Atlanta Hobby o;ers a good selection of multi-rotor birds, complete packages, and all the
accessories any aspiring drone pilot could want.
Our package came with the Flame Wheel 550,
the Naza-M GPS package, six APC 10x4.7 SFP
props, six powerful Twister 450-880 motors,
two Hitec HS-5245 MG servos, and an SR Pro
Micro XL Camera Gimbal System. All I had to
add was some assembly time, my Futaba 10C
transmitter, and a Futaba R-6108 receiver.
;e assembly can easily be done by anyone
with any type of RC experience, and the Naza
system makes this an easy bird to fly. Any
novice RC pilot would have no problem with this
WHEN PROGRAMED IN, THE FLAME WHEEL WILL ACTUALLY LAND ITSELF WHEN THE BATTERY GETS LOW.
video on our
;e GPS module must be facing forward, using
the small red arrow as a guide. Be sure to use the
extended platform to raise the GPS module above
any interference from the Flame Wheel.
Assembly on the Flame Wheel 550 starts by
soldering the ESC power wires to the bottom
board. ;ere are positive and negative patches
that are clearly marked on the board and make
it easy to solder all six ESCs to the proper
location. Now the battery plug and VU module
are soldered to the bottom board and that’s
it for soldering. I mounted on the prop shaft to
the top of the motor and then mounted all six
motors to the arms. First, I laid out the arms and
decided which way would be the front of the
Flame Wheel, so that the two red arms could
face forward. ;e deciding factor for me was
the location where I wanted the battery plug; I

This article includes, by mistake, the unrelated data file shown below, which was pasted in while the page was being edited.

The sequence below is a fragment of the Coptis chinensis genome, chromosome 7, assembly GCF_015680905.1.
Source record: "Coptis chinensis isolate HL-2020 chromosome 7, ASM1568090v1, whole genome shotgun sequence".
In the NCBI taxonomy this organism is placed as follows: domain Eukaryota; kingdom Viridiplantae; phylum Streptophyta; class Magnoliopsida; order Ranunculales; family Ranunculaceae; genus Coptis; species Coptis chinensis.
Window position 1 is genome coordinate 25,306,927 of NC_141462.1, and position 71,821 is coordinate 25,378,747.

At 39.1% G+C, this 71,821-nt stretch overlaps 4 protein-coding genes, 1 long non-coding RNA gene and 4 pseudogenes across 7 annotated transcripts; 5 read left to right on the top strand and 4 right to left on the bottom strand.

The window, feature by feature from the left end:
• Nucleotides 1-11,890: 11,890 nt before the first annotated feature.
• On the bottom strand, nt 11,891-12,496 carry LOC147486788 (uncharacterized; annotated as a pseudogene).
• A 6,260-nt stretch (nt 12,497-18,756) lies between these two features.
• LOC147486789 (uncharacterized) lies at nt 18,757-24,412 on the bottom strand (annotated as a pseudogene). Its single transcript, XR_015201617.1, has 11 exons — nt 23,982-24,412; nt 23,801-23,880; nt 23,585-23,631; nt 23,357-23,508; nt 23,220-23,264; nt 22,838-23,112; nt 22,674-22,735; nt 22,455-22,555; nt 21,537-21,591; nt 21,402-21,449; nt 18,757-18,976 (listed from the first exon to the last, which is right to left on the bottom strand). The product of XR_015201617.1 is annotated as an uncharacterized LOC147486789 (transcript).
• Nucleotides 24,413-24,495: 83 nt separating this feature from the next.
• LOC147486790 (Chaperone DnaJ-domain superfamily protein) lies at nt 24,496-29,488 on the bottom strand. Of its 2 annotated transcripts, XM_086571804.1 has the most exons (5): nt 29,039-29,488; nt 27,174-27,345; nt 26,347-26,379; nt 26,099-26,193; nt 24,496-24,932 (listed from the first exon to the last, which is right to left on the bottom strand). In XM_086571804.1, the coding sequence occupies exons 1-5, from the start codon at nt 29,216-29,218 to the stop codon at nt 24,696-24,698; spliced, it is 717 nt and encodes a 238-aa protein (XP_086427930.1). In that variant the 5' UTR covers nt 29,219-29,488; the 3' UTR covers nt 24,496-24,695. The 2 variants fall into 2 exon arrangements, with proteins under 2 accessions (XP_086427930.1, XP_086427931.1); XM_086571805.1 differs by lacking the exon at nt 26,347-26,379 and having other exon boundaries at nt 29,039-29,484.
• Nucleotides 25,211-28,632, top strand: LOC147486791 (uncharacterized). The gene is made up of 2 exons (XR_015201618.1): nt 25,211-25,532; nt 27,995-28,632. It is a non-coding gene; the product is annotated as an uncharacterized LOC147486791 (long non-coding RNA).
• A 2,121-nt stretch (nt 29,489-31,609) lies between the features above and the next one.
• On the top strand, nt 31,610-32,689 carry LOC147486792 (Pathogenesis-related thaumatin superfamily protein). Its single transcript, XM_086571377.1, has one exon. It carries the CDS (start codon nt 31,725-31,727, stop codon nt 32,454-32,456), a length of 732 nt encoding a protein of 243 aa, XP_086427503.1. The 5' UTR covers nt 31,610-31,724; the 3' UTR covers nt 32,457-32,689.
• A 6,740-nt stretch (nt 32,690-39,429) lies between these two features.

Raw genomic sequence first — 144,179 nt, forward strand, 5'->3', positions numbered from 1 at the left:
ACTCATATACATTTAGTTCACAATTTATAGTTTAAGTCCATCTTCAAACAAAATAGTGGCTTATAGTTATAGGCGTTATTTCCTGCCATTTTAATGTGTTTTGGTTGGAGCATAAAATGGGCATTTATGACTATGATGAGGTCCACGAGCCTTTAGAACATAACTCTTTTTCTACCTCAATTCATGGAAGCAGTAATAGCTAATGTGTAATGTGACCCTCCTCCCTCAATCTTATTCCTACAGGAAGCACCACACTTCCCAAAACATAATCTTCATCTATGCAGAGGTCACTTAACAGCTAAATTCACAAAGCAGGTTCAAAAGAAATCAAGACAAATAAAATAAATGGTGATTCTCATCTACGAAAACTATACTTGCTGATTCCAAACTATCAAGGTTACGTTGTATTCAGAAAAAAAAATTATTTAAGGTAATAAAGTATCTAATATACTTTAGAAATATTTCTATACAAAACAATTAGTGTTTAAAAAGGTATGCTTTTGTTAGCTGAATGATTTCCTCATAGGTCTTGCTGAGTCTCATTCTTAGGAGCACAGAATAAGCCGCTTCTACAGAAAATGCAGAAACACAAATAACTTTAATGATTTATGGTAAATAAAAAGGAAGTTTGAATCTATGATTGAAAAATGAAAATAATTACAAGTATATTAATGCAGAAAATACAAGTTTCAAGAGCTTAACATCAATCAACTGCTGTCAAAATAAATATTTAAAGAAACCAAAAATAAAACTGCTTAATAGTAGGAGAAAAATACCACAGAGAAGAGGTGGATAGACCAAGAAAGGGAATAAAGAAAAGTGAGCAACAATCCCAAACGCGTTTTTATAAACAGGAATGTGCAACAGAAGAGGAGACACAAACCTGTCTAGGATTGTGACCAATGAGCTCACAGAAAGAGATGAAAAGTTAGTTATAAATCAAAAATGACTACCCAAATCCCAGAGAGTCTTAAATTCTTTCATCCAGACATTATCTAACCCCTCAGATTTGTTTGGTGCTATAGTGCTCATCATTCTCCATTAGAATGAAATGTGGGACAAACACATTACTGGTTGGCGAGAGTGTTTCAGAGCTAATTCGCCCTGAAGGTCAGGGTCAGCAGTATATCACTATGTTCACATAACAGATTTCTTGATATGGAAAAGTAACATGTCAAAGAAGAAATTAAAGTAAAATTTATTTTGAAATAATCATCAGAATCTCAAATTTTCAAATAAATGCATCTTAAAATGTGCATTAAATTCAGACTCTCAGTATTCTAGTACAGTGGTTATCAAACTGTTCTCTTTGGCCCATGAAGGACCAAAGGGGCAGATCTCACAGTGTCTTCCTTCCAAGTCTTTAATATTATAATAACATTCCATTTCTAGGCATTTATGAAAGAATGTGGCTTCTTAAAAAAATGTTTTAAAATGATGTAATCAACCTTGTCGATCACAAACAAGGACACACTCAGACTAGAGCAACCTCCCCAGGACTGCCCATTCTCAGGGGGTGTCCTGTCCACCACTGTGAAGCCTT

decided to have it at the back of the copter. ;en
I bolted all six arms onto the bottom board and
threaded the ESC wires through the openings
on the arms.
Before even considering getting this bird in
In the Air
the air, I needed to download the Assistant
Software available from dji-innovations.com. ;is allowed me to plug in
the main controller to my PC and download a wide array of programing
features to the Naza controller, some of which, must be programed before
flying. ;e first is setting up the motor mixing—this lets the controller
know that I am flying a hexa-rotor with the motors in a V setup. Other
information that is input through the Assistant Software is the control
mode switch, which puts the Flame Wheel in GPS, Attitude, or Manual
mode, programing in autopilot, fail-safe modes, intelligent orientation
control, voltage monitoring, and gimbal controls. Once I had all of these
parameters entered, I uploaded them to the Naza main controller. Now
I can start up the motors (without props on them) and make sure they
rotate in the right direction. When all is correct, the props are attached
and the Flame Wheel is now ready to take o;.
GENERAL FLIGHT PERFORMANCE
Stability: ;e Flame Wheel with the Naza GPS unit has outstanding
stability and will maintain its location when I release the transmitter stick.
It maintains this solid stability when it is traveling in all directions, even
when climbing and descending at a rapid pace.
Tracking: It is easy to have the Flame Wheel track across the sky because
each control causes the aircraft to move in that direction only. For
example, when I push on the yaw (rudder) control, the Flame Wheel will
spin around without losing or gaining any altitude.
Landing: When programed in, the Flame Wheel will land itself when
the battery gets low or you lose transmitter signal. However, normal
landing is almost as easy—just lower down the throttle stick slowly while
controlling the Flame Wheel’s position, and you will see that the aircraft
comes down very controlled and it is easy to land.
;e Flame Wheel 550 is one sweet-flying, multi-rotor aircraft that is
easy for even a beginner multi-rotor heli pilot to fly. For my needs, this
unit is perfect. It allows me to lift a larger video camera with solid stability,
and the SR Pro Micro XL Camera Gimbal System keeps it level, regardless
of the maneuver the aircraft is doing. If you are looking for a solid, stable-flying aircraft, you would be hard pressed to find a better one than the
Flame Wheel 550 Pro.